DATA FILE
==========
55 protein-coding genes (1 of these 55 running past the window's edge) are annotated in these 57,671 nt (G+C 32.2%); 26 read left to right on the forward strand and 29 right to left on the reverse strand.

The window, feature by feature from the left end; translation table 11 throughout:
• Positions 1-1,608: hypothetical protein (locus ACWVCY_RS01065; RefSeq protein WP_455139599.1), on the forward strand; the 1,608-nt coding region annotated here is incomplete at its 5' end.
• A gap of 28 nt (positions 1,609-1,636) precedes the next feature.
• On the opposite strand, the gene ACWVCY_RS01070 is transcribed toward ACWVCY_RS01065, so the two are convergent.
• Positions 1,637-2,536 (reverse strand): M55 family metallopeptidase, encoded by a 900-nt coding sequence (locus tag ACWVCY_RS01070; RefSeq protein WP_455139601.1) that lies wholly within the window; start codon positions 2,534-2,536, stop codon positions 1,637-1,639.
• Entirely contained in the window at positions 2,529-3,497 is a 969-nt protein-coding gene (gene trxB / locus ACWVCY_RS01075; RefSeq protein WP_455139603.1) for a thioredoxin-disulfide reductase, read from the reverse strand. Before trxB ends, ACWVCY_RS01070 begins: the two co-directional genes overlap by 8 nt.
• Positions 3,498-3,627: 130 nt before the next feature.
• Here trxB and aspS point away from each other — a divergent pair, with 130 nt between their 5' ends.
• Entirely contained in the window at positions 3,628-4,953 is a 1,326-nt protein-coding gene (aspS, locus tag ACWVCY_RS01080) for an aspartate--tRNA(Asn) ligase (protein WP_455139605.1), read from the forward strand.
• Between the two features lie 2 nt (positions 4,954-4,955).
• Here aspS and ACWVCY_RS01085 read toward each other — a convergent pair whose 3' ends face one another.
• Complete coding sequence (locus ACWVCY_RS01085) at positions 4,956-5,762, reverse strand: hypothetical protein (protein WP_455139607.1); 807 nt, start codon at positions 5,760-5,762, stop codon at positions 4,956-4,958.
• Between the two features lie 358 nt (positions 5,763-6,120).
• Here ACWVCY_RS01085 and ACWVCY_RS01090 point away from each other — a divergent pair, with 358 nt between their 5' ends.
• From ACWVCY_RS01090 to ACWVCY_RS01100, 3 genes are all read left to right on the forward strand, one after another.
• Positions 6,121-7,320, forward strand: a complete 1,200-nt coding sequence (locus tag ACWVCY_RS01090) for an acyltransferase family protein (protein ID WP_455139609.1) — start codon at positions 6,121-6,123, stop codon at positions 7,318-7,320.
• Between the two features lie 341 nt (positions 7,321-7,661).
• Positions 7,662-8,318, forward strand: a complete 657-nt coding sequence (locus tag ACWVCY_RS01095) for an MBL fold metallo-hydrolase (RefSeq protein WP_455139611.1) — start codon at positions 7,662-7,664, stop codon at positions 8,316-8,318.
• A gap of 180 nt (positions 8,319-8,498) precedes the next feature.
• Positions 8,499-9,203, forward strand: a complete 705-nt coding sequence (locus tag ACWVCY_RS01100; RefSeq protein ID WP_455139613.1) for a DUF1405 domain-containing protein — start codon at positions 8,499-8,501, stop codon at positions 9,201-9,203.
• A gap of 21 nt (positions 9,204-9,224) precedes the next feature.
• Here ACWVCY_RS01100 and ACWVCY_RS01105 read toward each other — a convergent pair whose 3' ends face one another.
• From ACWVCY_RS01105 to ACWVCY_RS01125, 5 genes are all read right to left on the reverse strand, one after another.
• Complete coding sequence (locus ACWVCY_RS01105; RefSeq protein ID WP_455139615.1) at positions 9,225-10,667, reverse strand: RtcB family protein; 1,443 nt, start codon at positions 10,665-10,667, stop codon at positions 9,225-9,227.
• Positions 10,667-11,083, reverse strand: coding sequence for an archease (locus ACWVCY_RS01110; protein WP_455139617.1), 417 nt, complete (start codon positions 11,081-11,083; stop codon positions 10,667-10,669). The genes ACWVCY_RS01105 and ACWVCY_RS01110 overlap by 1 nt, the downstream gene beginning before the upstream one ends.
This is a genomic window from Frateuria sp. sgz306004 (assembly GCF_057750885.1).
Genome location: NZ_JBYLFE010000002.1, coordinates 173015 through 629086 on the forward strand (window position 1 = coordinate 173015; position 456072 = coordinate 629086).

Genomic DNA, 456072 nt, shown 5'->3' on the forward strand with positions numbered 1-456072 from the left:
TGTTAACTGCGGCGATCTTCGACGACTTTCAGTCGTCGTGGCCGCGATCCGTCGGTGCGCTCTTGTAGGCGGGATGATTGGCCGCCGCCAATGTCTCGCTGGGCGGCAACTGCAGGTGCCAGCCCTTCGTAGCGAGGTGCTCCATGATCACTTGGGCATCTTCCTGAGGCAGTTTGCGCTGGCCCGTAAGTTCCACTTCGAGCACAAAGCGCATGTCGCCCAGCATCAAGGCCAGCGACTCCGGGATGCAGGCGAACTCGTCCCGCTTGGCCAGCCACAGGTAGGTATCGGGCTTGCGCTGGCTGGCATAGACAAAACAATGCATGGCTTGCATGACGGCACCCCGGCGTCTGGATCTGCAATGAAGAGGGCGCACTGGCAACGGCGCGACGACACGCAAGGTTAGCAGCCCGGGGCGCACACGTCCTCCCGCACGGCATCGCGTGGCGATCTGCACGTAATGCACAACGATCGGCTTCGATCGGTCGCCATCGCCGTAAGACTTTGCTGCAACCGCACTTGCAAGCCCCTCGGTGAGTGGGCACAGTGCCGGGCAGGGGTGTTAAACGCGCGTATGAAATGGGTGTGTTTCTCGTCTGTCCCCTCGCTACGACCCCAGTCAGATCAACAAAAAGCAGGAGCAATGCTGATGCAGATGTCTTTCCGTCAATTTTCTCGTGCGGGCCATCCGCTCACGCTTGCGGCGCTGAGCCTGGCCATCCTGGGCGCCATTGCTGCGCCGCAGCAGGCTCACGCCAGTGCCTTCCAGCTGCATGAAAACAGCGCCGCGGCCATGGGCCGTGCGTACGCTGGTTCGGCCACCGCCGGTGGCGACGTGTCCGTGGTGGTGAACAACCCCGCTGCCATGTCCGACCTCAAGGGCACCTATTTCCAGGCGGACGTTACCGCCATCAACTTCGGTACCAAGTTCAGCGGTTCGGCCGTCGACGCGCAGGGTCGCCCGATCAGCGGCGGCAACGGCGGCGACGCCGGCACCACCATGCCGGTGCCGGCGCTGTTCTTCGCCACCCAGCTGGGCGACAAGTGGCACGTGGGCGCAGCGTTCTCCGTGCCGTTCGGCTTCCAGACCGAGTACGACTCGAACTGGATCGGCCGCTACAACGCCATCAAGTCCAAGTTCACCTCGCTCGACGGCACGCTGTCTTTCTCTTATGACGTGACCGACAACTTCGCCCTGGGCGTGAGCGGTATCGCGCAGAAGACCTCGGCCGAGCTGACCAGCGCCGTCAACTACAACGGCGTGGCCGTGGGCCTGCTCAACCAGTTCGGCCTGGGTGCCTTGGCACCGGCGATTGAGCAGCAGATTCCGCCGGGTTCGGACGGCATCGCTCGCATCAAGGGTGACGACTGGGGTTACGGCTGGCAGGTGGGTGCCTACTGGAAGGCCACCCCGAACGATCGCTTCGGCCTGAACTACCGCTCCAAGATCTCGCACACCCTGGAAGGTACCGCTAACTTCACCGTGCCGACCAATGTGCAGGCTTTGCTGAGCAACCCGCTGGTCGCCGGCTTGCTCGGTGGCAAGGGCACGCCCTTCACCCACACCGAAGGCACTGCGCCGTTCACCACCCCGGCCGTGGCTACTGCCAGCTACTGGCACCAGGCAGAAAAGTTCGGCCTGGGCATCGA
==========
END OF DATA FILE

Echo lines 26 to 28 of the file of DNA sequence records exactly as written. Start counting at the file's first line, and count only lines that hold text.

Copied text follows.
• Positions 10,667-11,083, reverse strand: coding sequence for an archease (locus ACWVCY_RS01110; protein WP_455139617.1), 417 nt, complete (start codon positions 11,081-11,083; stop codon positions 10,667-10,669). The genes ACWVCY_RS01105 and ACWVCY_RS01110 overlap by 1 nt, the downstream gene beginning before the upstream one ends.
This is a genomic window from Frateuria sp. sgz306004 (assembly GCF_057750885.1).
Genome location: NZ_JBYLFE010000002.1, coordinates 173015 through 629086 on the forward strand (window position 1 = coordinate 173015; position 456072 = coordinate 629086).